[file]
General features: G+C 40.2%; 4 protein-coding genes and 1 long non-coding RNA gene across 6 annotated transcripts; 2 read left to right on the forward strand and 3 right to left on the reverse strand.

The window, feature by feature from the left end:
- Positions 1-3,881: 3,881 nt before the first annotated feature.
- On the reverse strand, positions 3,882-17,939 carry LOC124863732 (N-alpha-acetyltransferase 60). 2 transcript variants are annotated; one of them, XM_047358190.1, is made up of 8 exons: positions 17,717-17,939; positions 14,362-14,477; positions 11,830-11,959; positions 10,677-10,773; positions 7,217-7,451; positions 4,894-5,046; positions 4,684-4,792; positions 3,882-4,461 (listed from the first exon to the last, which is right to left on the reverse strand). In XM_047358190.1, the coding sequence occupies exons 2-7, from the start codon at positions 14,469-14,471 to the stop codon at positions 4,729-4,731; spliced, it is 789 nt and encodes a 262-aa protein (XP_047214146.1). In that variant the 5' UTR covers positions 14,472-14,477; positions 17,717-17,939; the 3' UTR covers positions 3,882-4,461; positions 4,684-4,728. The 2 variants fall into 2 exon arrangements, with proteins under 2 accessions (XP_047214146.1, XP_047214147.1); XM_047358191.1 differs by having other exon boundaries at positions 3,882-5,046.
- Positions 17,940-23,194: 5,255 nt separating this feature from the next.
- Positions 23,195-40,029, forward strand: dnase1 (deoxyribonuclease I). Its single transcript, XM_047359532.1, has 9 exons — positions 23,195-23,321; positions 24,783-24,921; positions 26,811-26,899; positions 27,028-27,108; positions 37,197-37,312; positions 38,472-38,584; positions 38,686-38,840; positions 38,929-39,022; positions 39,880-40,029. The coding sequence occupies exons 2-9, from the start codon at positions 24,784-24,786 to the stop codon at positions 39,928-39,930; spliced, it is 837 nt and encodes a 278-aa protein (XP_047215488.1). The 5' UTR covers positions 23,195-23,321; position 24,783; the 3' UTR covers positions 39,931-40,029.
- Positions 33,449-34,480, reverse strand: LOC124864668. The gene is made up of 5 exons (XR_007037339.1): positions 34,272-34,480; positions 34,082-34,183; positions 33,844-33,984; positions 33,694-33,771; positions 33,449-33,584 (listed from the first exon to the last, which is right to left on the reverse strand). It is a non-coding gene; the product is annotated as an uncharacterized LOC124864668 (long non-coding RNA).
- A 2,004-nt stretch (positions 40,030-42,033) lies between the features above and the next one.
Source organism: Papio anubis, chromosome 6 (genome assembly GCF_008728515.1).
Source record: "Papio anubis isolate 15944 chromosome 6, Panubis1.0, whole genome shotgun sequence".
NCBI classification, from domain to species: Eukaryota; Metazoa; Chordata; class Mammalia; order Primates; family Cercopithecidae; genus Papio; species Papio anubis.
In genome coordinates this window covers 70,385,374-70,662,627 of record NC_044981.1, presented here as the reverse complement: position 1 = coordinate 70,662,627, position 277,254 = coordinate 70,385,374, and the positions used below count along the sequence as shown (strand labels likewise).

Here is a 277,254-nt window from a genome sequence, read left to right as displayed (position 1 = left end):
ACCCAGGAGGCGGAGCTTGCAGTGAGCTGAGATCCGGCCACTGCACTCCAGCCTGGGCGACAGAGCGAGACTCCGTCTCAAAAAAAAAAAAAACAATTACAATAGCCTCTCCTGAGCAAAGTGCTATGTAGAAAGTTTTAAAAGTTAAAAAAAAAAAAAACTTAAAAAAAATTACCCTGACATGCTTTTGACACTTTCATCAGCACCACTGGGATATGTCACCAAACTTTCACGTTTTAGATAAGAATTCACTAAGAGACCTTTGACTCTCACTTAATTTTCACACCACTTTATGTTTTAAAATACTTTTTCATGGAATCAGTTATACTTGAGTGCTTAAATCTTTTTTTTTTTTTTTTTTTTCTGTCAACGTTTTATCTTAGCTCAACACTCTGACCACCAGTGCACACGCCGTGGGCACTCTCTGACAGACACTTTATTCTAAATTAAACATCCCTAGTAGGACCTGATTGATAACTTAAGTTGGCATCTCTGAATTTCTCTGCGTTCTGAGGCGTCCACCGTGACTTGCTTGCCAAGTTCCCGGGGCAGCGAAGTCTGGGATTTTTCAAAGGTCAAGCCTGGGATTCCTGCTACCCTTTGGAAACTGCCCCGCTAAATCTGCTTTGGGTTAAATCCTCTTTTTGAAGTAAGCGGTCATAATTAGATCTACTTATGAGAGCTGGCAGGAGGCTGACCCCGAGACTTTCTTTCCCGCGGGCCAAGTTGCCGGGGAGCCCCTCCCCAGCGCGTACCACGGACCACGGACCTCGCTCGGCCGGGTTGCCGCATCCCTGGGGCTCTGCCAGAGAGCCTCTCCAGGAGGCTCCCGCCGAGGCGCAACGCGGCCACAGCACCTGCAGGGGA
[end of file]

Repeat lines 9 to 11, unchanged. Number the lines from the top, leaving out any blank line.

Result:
Source organism: Papio anubis, chromosome 6 (genome assembly GCF_008728515.1).
Source record: "Papio anubis isolate 15944 chromosome 6, Panubis1.0, whole genome shotgun sequence".
NCBI classification, from domain to species: Eukaryota; Metazoa; Chordata; class Mammalia; order Primates; family Cercopithecidae; genus Papio; species Papio anubis.